Saturday, 15 February 2014

Orange Marmalade and Champagne Cupcakes

Readers, today I decided to bake with the contents of my store cupboard and seeing as it’s coming to the end of Seville orange season, decided marmalade would be a good inclusion in today’s cupcakes.

Traditionally, this is marmalade making season.  Seville oranges are in stores, so it’s a very relevant time to be making marmalade or, if you are like me (and lacking in the patience to do so), using a good quality bought marmalade to cook or bake with.  

Also, people always comment that they are left with half jars of marmalade at the back of the fridge – this recipe provides a perfect solution to use up any leftovers, or that random jar you received in a hamper at Christmas.

I cheated slightly – I used marmalade with sweet oranges in my recipe today (rather than a traditional Seville orange) for a sweeter flavour.  The hint of champagne also gave a touch of luxury to my recipe.

This is a first time experiment, so I had a few things I would adapt for next time which I've built into the recipe below.

I took these along for my family to enjoy this afternoon and they were a hit.  I was a bit worried that they came out of the oven darker than my usual recipe, however, they tasted fine and I think the inclusion of marmalade may have had something to do with it.

Orange Marmalade with Champagne Cupcakes

Orange Marmalade Cupcakes

Cake Ingredients
(makes 10 large cupcakes)

125g unsalted butter, softened
125g caster sugar
125g self raising flour, sifted
1 level teaspoon baking powder
2 large eggs, beaten
1 teaspoon vanilla extract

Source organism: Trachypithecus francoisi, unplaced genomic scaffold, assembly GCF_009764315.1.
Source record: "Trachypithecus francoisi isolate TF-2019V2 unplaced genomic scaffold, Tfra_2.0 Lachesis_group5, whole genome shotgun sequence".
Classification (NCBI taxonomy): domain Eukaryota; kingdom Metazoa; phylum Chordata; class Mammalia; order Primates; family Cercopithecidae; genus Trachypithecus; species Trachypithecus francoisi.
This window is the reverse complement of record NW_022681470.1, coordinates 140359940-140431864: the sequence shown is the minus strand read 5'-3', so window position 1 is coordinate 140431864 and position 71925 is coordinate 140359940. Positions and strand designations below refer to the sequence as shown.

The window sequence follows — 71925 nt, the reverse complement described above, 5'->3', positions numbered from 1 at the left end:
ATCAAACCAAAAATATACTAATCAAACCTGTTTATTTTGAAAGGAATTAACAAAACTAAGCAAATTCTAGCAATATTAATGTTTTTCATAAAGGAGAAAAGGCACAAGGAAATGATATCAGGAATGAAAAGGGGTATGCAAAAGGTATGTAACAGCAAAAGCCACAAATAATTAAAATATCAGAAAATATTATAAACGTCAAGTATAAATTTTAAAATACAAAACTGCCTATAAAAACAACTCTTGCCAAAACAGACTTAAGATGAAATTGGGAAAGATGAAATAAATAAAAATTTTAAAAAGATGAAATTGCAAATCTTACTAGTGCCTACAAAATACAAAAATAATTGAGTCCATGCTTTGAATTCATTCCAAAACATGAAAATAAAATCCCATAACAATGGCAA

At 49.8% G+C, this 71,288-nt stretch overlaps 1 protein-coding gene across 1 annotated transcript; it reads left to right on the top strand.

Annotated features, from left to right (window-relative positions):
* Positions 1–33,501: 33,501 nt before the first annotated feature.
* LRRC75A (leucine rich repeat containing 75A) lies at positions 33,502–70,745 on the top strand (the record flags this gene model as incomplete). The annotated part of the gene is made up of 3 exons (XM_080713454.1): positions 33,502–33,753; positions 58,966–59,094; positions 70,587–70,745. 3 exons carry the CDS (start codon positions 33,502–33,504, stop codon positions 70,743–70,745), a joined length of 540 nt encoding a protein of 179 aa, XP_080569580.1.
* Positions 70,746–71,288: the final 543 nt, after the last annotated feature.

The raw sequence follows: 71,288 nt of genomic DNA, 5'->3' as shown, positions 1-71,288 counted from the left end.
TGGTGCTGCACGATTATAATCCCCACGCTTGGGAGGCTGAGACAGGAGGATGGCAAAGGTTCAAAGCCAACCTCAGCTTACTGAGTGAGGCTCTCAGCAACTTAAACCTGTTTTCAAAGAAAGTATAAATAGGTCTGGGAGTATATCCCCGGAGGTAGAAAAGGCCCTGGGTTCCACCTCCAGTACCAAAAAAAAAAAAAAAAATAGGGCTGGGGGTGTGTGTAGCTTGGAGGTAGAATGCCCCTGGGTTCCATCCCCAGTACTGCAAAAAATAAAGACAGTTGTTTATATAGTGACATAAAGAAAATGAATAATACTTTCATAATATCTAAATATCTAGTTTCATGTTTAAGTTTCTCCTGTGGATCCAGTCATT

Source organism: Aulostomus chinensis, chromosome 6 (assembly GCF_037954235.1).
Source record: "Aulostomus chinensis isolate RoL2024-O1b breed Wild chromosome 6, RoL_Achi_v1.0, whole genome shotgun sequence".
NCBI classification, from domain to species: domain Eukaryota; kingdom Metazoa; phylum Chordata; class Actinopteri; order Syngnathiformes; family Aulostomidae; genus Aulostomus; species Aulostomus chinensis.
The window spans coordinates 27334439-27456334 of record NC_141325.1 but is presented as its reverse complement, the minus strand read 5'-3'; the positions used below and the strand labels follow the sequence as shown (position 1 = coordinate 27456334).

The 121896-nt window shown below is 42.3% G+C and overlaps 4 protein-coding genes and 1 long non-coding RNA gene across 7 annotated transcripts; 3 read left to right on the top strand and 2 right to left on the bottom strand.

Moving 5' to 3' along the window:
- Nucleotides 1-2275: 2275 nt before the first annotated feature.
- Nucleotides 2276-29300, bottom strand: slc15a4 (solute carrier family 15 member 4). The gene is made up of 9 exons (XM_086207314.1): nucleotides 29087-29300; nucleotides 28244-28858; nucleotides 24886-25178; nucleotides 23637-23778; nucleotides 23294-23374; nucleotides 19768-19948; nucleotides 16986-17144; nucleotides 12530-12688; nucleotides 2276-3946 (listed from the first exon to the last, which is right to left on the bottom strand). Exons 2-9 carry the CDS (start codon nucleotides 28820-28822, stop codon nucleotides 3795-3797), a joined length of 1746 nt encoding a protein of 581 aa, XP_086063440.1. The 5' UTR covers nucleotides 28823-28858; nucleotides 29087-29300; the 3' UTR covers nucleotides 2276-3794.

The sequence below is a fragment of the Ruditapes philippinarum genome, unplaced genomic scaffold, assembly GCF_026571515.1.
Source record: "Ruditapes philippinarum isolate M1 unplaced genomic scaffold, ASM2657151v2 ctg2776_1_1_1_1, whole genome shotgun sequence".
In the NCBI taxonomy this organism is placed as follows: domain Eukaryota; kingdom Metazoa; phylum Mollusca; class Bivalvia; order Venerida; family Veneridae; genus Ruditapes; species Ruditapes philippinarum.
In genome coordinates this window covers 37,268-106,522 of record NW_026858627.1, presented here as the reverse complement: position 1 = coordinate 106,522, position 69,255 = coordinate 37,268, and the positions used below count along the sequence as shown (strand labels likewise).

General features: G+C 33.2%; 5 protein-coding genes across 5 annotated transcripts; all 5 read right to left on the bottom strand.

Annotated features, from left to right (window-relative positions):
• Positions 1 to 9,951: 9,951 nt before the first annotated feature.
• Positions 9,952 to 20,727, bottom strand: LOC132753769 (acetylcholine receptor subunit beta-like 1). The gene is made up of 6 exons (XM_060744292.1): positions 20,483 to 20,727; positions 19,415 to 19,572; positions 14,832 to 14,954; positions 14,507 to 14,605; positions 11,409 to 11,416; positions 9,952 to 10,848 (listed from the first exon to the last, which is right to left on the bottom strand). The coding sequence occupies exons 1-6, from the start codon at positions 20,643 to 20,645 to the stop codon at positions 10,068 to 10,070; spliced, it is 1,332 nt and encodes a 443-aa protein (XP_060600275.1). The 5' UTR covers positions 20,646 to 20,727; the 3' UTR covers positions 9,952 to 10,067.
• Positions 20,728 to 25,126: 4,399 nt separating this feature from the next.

3 dessert spoons Mackays Orange Marmalade with Champagne (sieved to remove peel)
2 dessert spoons orange juice

Buttercream Ingredients

125g unsalted butter, softened
400g icing sugar
2 dessert spoons Mackays Orange Marmalade with Champagne (sieved to remove peel)
2 dessert spoons orange juice
1 x disposable piping bag
1 x Wilton 1M nozzle (my favourite)

 
Lay out all ingredients before you start
Method
  1. Preheat oven to 190c/Fan 170c/Gas 5, then fill a muffin tin with 10 cupcake cases.
  2. In a large bowl, cream softened butter and caster sugar.  I use an electric mixer for this part. Cream until light and fluffy.
  3. Strain the marmalade through a sieve until the liquid and peel are separate.  Discard the peel.
    Straining the marmalade through a sieve
  4. Whisk in the marmalade to the sugar and butter mix.
  5. Whisk in beaten eggs a little at a time and a teaspoon of flour with each addition.  This helps to stop the mix curdling.
  6. Once all eggs are added, use a metal spoon and fold in remaining flour.  Add the orange juice and vanilla extract and mix to combine.  The mix should have a dropping consistency.
  7. Spoon the mix evenly into the 10 paper cases, to less than ¾ full and put the tray in the oven.
  8. Bake for 17-18 minutes until dark golden in colour and an inserted skewer comes out clean.
    Fresh from oven - large cupcake cases were used
  9. Remove from tray and cool on a wire rack.
  

Buttercream Method

  1. Beat the butter until smooth
  2. Strain the marmalade through a sieve until the liquid and peel are separate.  Discard the peel. Whisk in the marmalade to the butter.
    Sieved marmalade 
    Butter and marmalade mixed together
  3. Slowly add in the icing sugar, whisking into the mix as you go.  I tend to taste as I go, to make sure it’s not too buttery.  You can add more icing sugar, to your taste, but make sure it’s still smooth enough to be piped (not too thick)
  4. Add in the orange juice to the mix. and combine.  Taste. Make sure mix is thick enough to pipe.  
  5. Spoon the mix into a disposable piping bag fitted with a nozzle. 
  6. Make sure cakes are cool, then pipe swirls over each cake, in an upwards movement, to create a swirl.
  7. Decorate with further cake d├ęcor if required.
  8. Serve immediately or store in an airtight container for a couple of days.
 
The finished article


Claire’s Tips

  1. The first time I made these, the inclusion of marmalade and orange juice made my buttercream softer than usual and more difficult to pipe.  I firmed it up in the fridge which helped after piping.
  2. Fill the cupcake cases to between ½ and ¾ full not to the top, otherwise they will overflow.
  3. This recipe would also work with fruit jams (just strain out any lumpy fruit first, as you did with the marmalade).
    Setting the buttercream in the fridge




No comments:

Post a Comment